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Originally published Thursday, April 28, 2005 at 12:00 AM

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Feds freezing funds for Tulalip housing

Federal officials are freezing close to $5 million in existing grant money and will withhold $2 million more in future funding that initially...

Times Snohomish County Bureau

Federal officials are freezing close to $5 million in existing grant money and will withhold $2 million more in future funding that initially was secured by the Tulalip Tribes for low-income housing construction.

The U.S. Department of Housing and Urban Development (HUD) announced sanctions yesterday against the Tulalips over "serious outstanding performance issues" connected to problems with the tribes' recently dismantled housing-authority program.

Tribal officials said yesterday they'll appeal the decision before an administrative judge, adding that they've now put in place corrective measures. They have 30 days to file an appeal.

In August, HUD officials warned tribal members of pending sanctions after a standard financial review unveiled serious flaws in accounting and auditing measures used by the tribes' housing authority when spending money from HUD's Indian Housing Block Grant Program.

Between 2002 and 2004, the Tulalips failed to account for how they spent federal dollars that were to be used for maintaining existing HUD housing and for constructing new low-income homes, HUD officials said yesterday. The auditing issue is one of five violations that remain under investigation.

"Since there are serious, outstanding performance issues remaining, the assistant secretary [for public and Indian housing] decided to take this action," said HUD spokeswoman Pam Negri. "It's critical that they still have not filed satisfactory audits for 2002, 2003 and 2004."

Tribal leaders, who met periodically with HUD officials to reach a voluntary compliance agreement, say they're working to reconstruct financial records needed for such audits. They say at least $6 million was spent by the housing authority during a six-year period.

Following HUD's notice of impending sanctions last fall, the Tulalips disbanded the autonomous Tulalip Tribes' Housing Authority, instead bringing the department under tribal administration oversight.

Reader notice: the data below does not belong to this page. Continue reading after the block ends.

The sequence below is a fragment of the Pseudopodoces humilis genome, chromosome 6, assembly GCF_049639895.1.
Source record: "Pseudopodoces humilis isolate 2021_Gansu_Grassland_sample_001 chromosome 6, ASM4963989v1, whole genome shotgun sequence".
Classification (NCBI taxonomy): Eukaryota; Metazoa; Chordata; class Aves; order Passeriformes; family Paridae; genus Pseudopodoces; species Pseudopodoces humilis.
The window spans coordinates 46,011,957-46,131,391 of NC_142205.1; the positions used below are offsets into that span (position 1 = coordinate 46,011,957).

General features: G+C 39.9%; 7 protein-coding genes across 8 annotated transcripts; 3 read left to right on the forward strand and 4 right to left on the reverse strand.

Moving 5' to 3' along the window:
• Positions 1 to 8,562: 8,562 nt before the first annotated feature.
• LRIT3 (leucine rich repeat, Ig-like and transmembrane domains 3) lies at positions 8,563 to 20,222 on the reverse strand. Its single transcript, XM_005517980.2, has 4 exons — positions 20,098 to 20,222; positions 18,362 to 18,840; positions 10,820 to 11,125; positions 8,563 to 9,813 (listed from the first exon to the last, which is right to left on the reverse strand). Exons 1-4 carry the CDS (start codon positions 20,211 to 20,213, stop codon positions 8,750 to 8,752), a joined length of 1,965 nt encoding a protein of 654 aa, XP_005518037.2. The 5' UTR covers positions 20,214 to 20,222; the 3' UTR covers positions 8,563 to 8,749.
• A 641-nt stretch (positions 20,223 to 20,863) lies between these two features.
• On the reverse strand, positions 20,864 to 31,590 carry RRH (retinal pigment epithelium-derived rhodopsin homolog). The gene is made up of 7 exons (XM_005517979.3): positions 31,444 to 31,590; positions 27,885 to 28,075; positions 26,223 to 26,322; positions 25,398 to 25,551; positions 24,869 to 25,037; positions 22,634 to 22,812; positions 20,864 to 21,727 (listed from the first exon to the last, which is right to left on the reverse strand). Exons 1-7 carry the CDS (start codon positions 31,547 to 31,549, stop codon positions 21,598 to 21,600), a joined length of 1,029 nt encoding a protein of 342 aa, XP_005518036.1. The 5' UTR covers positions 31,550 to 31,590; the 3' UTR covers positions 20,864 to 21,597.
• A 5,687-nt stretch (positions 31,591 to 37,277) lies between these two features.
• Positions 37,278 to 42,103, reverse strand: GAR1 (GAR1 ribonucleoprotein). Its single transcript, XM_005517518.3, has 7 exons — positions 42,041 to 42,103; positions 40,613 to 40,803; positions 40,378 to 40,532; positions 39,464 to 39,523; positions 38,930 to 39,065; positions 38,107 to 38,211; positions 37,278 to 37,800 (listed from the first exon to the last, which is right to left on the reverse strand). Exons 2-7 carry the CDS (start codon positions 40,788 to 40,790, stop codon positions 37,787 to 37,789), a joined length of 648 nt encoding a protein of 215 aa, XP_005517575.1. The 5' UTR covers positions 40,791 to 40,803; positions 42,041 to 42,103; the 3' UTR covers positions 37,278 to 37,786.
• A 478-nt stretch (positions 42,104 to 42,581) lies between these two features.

Tulalip lawyer Michael Taylor said the tribes have placed a self-imposed deadline of May 31, 2006, to complete the auditing procedure.

Still, HUD will withhold the Tulalips' 2005 grant award worth more than $2 million and suspend access to remaining federal grant awards from 1999 to 2004 worth nearly $5 million. Of that $5 million, HUD is seeking to permanently take back $3 million for grants between 1999 and 2002.

Further sanctions and fines could be imposed if acceptable audits aren't produced by the May 31, 2006, deadline or if illegal spending is documented, Negri said.

For years, the Tulalip Housing Authority has been plagued by financial problems and scandals. The latest came in October, when Dale Michael Jones, who served as chairman of the Tulalip Tribal Housing Board of Commissioners from 1993 to 2002, pleaded guilty to embezzling more than $23,000 between 1999 and 2002.

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In 1996, it was revealed that two Tulalip tribal officials had used HUD money to build themselves a 5,300-square-foot house. That incident resulted in tougher regulations to prevent abuse of federal money.

But tribal leaders said part of the blame for the financial mismanagement belongs to HUD.

"The Tulalip Tribes feel there was shared responsibility and oversight of the Tulalip Housing Authority by the Tulalip board of directors and Housing and Urban Development," said John McCoy, general manager of the tribe's Quil Ceda Village development, following a tribal-board consultation. "Today, we feel we have the proper mechanisms in place that address all the issues in [HUD's] letter."

Taylor said the Tulalips and HUD were close to reaching an agreement over corrective actions until federal officials asked the tribes to waive their appeal rights in this matter.

"We couldn't do that because we don't know what else will happen," Taylor said. "That [request] was the deal breaker."

Tribal chairman Stan Jones Sr. said the ones who are hurt most by the sanctions are the tribal members most in need of housing.

"We've put up a lot of houses, and a lot of people have benefited from those houses," he said. "This will really hurt us."

The tribes have approximately 3,600 members on a reservation near Marysville. The Tulalip Tribes Housing Authority has been awarded $12 million since 1998, when HUD's Indian Housing Block Grant Program began.

Christopher Schwarzen: 425-783-0577 or cschwarzen@seattletimes.com

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